Few were aware of Capra's engineering background until he directed The Younger Generation (1929). The chief cinematographer who worked with Capra was likewise unaware, describing this early period in sound for film:
"... nobody knew much about it. We were all walking around in the dark. Even the sound man didn't know much about it. Frank lived through it... He was one of the few directors who knew what the hell they were doing."
Capra's films soon established him as a "bankable" director and it wasn't long before his name was well known throughout the industry.
During the 1930s, Capra's films brought him great success and his name was heard often at the Academy Awards. His work on It Happened One Night (1934) became the first film to win all five Oscars: Best Picture, Best Director, Best Actor, Best Actress and Best Adapted Screenplay. His next film Broadway Bill (1934), he began looking at his movies in a new light, using them as a platform to convey messages to the public.
"My films must let every man, woman, and child know that God loves them, that I love them, and that peace and salvation will become a reality only when they all learn to love each other."
Capra's personality on set was gentle and considerate and because his films carried messages of goodwill, human nature and displayed wholesome values of hard work and unselfishness, it led cynics to term his style "Capra-corn". However, those who held him in higher regard used the term "Capraesque".
Capra, who ventured to America as an immigrant and enriched a new art form, has an accomplished list of Academy Awards, Nominations and Honors that reads long, these are just a few: Lady for a Day (1933), It Happened One Night (1934), Mr. Deeds Goes to Town (1936), Lost Horizon (1937), You Can't Take It with You (1938), Mr. Smith Goes to Washington (1939) and It's a Wonderful Life (1946). Each of these films were nominated for the Academy Award for Best Picture - but it was It Happened One Night and You Can't Take It with You that brought home the wins.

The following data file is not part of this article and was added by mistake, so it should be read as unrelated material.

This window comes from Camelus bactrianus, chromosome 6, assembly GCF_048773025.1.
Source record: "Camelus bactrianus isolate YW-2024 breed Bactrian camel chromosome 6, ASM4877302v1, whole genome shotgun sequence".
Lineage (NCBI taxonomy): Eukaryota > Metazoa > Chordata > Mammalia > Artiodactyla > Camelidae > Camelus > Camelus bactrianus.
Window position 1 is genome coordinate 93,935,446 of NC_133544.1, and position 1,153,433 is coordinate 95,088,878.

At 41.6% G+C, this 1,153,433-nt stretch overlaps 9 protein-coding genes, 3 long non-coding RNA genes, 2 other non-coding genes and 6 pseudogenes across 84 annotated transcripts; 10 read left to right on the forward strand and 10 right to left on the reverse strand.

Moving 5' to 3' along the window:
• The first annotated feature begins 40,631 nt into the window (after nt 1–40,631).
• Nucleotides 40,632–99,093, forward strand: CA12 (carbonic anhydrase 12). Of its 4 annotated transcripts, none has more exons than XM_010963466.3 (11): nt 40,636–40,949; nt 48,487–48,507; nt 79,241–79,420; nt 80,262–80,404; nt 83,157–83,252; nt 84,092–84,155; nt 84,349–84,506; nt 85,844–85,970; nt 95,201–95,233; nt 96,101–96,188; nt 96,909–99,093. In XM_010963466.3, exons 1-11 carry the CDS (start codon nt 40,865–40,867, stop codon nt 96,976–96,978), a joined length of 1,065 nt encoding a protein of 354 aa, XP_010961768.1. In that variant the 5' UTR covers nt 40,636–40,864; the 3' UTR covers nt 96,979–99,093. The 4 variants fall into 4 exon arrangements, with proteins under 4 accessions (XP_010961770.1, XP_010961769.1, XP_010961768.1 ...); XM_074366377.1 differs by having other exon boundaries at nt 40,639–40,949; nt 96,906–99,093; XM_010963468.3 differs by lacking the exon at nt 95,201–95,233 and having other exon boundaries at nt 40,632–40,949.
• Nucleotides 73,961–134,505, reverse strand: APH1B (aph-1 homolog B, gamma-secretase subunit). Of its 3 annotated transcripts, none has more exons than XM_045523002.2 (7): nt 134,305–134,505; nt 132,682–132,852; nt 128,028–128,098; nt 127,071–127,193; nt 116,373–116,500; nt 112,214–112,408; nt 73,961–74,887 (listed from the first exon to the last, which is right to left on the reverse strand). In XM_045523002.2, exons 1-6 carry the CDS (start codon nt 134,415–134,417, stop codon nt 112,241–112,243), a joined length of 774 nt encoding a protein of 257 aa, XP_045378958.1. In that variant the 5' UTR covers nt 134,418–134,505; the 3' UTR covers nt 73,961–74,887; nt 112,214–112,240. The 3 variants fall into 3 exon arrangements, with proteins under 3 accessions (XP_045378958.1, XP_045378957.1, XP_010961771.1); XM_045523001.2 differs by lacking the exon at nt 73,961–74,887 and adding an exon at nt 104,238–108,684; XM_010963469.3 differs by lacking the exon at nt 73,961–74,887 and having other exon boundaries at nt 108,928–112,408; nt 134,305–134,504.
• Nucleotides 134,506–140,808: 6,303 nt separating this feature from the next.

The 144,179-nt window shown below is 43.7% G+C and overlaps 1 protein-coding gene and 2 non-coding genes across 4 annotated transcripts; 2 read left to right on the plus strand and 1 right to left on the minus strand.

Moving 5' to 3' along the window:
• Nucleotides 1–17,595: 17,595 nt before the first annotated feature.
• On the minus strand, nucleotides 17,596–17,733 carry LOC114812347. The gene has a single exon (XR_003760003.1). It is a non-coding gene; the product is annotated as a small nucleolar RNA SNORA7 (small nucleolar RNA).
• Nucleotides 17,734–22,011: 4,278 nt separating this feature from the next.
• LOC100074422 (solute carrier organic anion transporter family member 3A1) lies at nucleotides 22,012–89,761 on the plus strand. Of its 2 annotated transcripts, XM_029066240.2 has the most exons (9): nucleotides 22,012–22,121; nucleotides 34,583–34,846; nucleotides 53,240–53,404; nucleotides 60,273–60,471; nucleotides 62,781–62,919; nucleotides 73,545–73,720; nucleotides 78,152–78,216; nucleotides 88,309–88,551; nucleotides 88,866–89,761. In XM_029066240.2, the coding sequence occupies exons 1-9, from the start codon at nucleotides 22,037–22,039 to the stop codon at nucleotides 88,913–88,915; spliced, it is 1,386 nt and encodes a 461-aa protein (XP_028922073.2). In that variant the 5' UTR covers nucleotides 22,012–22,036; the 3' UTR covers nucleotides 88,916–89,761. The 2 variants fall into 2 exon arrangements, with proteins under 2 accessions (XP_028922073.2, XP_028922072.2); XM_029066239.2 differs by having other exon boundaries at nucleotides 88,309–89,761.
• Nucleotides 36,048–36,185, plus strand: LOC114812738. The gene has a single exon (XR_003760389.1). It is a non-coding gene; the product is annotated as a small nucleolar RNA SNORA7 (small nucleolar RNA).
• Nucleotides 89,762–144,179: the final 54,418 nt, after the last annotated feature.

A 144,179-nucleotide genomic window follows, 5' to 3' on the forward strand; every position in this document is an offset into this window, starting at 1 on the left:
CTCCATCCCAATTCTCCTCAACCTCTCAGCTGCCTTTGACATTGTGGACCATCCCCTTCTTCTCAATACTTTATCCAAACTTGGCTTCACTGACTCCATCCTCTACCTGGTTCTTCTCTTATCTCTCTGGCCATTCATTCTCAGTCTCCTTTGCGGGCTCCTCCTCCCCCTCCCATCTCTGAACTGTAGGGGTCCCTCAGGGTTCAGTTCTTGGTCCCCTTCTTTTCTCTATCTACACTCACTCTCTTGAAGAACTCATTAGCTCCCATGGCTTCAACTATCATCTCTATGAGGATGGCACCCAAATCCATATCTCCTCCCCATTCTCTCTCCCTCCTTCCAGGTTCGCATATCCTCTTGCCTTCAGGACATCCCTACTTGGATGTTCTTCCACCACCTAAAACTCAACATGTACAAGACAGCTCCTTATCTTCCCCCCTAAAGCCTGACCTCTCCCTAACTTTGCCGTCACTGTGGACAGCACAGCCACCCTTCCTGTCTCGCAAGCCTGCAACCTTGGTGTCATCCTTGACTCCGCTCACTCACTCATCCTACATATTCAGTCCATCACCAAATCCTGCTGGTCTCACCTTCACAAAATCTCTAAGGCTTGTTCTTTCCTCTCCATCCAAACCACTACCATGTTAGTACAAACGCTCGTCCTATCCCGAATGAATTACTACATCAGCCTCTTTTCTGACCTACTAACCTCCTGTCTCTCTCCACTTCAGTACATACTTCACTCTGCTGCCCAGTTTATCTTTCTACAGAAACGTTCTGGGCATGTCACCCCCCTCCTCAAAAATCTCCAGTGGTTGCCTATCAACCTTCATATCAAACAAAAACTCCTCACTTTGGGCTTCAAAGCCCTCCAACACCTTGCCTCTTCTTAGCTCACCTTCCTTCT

Watching 85 year old, Frank Capra accept the 10th AFI Life Achievement Award in 1982 was compared to watching a Frank Capra film itself. The humble way he delivered his speech, the gratitude towards his family and the homage to his adopted country merely personified the cinematic master's benevolent nature. Also sharing the secret behind his films, he said:
"The art of Frank Capra is very, very simple: It's the love of people. Add two simple ideals to this love of people: the freedom of each individual, and the equal importance of each individual…"
Frank Capra who believed compassion was a two way street, passed away on 3rd September, 1991, aged 94.
During Hollywood's Golden Age of cinema, Capra created entertainment that made people feel good. Film historian Ian Freer said he:
"... created feelgood entertainments before the phrase was invented, and his influence on culture - from Steven Spielberg to David Lynch, and from television soap operas to greeting-card sentiments - is simply too huge to calculate."
Counted among the greatest filmmakers in the history of cinema, Frank Capra directed 6 films that have been selected for the National Film Registry by the Library of Congress as being "culturally, historically or aesthetically" significant: The Strong Man (1926), The Power of the Press (1928), It Happened One Night (1934), Lost Horizon (1937), Mr. Smith Goes to Washington (1939) and It's a Wonderful Life (1946).
Frank Capra's genuine love for his craft radiated through his ideas and ideals and his contribution to the legacy of cinema will be forever remembered.
Frank Capra, may your creative spirit rest in peace.
"I always felt the world cannot fall apart as long as free men see the rainbow, feel the rain and hear the laugh of a child." Frank Capra
By Kirsten Jakubenko